Crown Resorts’ largest shareholder James Packer asked Melco Resorts Chairman and CEO Lawrence Ho to find out how Macau gaming regulators felt about his potential involvement in a merged Crown-Wynn Resorts entity before a mooted transaction fell through last year.
The events leading up to Packer’s May 2019 decision to sell a 19.99% stake in Crown to Melco Resorts formed a key focus of an inquiry into the company’s suitability to hold a NSW casino license on Wednesday as the former Crown Executive Chairman faced a second consecutive day of questioning.
Melco eventually acquired only an initial 9.99% stake before offloading it to American multinational private equity and hedge fund giant The Blackstone Group in April 2020. The inquiry had been due to investigate Melco’s dealings with Crown and in particular its links to Macau gaming forefather Dr Stanley Ho – the father of Lawrence Ho and a prohibited individual under Crown’s NSW casino license.
Packer and Lawrence Ho had previously been partners in Macau gaming operator Melco-Crown before Melco bought out Crown’s entire stake in 2016.
While Packer would eventually propose the two come together again in early 2019, it was revealed Wednesday that he had originally been focused on a potential merger with Wynn Resorts – even after the US casino giant aborted preliminary discussions on 9 April 2019.
He was, however, concerned by how Macau’s Gaming Inspection and Coordination Bureau (DICJ) might view him holding a stake in any merged Wynn entity after 19 Crown Resorts employees were arrested in mainland China for the illegal promotion of gambling in late 2015.
In email discussions between Packer and Ho the week after Wynn’s withdrawal that were made public at the inquiry on Wednesday, Ho stated, “I’ll be in Beijing on Thursday and Friday for the Belt and Road Forum and I’ll be speaking to the State Council people about what we discussed.”
Asked by Council Assisting the inquiry Adam Bell what Ho was referring to, Packer replied, “I had discussed with Mr Ho whether he could get a sense of the Macau regulatory authority’s opinion on Crown.”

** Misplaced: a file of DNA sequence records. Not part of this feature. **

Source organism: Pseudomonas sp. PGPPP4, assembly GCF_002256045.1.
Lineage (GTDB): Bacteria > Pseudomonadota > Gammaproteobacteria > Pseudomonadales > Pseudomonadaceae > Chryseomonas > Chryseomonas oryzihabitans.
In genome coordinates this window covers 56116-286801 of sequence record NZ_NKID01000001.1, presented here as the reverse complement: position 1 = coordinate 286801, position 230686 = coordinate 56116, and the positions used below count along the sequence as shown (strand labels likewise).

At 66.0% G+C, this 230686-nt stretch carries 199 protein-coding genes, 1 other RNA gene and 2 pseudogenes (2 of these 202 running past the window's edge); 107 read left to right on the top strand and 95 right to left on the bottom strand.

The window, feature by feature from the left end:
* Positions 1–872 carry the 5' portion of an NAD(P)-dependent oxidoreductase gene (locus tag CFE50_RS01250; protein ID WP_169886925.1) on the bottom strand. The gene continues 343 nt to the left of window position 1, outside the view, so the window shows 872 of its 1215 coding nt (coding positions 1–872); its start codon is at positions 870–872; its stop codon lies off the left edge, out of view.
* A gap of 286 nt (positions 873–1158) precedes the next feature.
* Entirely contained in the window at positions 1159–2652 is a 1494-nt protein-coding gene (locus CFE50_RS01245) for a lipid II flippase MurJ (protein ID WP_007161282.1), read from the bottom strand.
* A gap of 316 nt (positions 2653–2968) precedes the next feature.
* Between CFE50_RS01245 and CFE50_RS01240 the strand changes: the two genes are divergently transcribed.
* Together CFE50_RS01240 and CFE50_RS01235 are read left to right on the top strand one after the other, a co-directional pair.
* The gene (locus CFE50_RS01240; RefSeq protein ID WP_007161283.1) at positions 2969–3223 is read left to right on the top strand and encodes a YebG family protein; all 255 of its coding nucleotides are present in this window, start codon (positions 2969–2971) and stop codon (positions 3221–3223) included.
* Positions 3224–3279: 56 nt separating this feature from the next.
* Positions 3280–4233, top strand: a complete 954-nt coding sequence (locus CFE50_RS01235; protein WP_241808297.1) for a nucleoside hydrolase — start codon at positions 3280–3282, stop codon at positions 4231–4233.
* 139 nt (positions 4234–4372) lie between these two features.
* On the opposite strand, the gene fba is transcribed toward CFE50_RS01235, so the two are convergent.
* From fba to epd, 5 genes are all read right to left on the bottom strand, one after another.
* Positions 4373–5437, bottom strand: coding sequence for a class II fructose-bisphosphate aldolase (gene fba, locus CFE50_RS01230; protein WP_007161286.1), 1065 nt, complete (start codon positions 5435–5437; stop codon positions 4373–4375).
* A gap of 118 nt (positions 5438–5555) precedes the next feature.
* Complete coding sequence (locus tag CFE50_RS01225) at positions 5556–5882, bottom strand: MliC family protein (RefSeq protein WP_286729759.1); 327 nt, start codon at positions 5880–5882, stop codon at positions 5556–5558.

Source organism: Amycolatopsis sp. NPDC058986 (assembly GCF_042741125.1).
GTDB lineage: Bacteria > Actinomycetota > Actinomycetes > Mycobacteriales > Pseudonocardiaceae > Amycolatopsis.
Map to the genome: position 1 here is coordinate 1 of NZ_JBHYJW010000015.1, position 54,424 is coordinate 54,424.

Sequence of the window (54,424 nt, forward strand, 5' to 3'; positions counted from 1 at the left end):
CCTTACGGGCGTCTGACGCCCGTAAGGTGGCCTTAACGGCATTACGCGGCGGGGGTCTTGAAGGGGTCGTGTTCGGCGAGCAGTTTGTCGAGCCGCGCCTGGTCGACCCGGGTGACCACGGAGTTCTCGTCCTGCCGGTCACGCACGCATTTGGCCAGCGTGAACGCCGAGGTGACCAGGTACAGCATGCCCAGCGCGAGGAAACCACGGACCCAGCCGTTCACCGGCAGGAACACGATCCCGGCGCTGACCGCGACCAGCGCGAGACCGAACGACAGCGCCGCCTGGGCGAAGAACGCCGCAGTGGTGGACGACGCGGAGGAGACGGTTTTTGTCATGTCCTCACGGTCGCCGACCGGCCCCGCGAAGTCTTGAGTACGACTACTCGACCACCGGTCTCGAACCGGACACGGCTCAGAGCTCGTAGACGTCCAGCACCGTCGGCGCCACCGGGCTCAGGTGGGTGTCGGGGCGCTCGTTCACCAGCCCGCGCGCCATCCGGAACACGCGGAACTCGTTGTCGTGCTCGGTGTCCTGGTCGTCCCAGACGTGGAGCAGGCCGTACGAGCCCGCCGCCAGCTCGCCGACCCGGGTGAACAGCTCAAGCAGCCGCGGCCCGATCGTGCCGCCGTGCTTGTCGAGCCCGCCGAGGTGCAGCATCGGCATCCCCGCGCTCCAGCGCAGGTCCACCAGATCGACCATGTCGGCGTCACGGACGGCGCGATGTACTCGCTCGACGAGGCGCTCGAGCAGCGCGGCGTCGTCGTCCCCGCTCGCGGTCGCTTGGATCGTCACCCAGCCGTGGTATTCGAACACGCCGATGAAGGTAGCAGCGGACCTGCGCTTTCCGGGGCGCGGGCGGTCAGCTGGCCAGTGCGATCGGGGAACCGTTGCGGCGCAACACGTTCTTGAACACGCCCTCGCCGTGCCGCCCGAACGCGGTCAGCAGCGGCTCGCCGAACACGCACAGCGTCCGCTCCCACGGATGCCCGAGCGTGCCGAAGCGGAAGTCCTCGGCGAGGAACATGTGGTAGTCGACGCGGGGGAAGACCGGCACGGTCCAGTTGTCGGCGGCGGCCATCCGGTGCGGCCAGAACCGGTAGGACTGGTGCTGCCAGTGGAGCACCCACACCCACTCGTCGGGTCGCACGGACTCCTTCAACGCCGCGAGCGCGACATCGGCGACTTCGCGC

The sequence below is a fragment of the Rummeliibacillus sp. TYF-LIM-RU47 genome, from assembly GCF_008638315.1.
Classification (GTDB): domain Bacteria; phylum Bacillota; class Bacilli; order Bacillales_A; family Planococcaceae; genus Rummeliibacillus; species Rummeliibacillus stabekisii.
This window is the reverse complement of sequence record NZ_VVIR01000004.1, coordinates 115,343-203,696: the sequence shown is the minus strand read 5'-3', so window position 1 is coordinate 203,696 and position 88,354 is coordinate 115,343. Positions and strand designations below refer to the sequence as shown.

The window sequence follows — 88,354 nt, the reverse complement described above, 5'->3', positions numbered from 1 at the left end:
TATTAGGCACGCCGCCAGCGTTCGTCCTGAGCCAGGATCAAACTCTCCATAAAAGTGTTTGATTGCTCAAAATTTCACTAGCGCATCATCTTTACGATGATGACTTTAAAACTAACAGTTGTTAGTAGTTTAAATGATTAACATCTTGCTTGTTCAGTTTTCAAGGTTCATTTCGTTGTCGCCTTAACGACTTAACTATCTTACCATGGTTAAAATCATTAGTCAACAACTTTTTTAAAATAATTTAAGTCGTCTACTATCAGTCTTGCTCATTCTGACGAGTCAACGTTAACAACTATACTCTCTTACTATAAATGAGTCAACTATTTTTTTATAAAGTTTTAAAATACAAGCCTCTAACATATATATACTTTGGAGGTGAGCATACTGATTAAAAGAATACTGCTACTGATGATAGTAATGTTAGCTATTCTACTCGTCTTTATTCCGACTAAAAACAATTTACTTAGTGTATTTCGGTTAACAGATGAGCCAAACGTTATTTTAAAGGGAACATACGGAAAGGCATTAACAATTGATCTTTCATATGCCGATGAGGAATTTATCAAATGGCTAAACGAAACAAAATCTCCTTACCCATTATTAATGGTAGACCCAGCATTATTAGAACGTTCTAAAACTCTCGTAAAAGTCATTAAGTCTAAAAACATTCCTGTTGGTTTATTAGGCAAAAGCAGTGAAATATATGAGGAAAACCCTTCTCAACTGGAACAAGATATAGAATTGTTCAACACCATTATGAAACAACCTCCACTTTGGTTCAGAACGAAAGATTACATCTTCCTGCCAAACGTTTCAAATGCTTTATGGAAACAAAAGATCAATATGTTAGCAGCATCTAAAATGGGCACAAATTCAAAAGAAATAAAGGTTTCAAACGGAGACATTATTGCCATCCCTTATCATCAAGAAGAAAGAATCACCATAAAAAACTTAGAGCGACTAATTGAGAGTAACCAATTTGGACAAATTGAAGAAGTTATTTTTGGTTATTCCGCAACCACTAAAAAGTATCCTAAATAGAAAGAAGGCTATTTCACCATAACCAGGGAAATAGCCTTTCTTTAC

An emailed reply from Packer to Ho on 19 April 2019 read, “Just so you know I have reason to believe Wynn will rebid if they are sure Macau regulatory approvals will be ok. So I’m hoping you could work your magic.
“In all seriousness I don’t think I should be banned from having a 10% interest with no board representation.”
Packer clarified to the inquiry, “That was a reference to Macau regulatory approvals if the Wynn transaction proceeded, and my shareholding would have been about 10% … in a combined Wynn, Crown entity.”
Packer also revealed that it was his decision to ask Ho about Melco acquiring Crown shares with the pair initially discussing a full merger of the two companies.
However, “it quickly got to the position of that didn’t suit him and that didn’t suit me. Lawrence was interested in doing something with Crown if we could make it work. He believed in the assets.”
Packer said that he “gave no thought” to the regulatory agreement between Crown and the NSW regulator prohibiting the company from doing business with Dr Stanley Ho or certain associates. Noting that Dr Ho, who passed away earlier this year, was “in a very sickened state,” Packer added, “I regarded Melco as Lawrence’s company rather than Stanley’s.”
He also refuted suggestions he had sought financial forecasts from Crown executives in order to better determine a sale price for Crown shares to Melco.
“I was flexible on price because I wanted to do a deal with Lawrence,” Packer said. “Lawrence and I never discussed price, we agreed price when a price was put in front of both of us.”
When Bell suggested Packer must have been interested in trying to work out an appropriate price, he responded, “I had strong opinions about what Crown was worth. I thought about it every day.”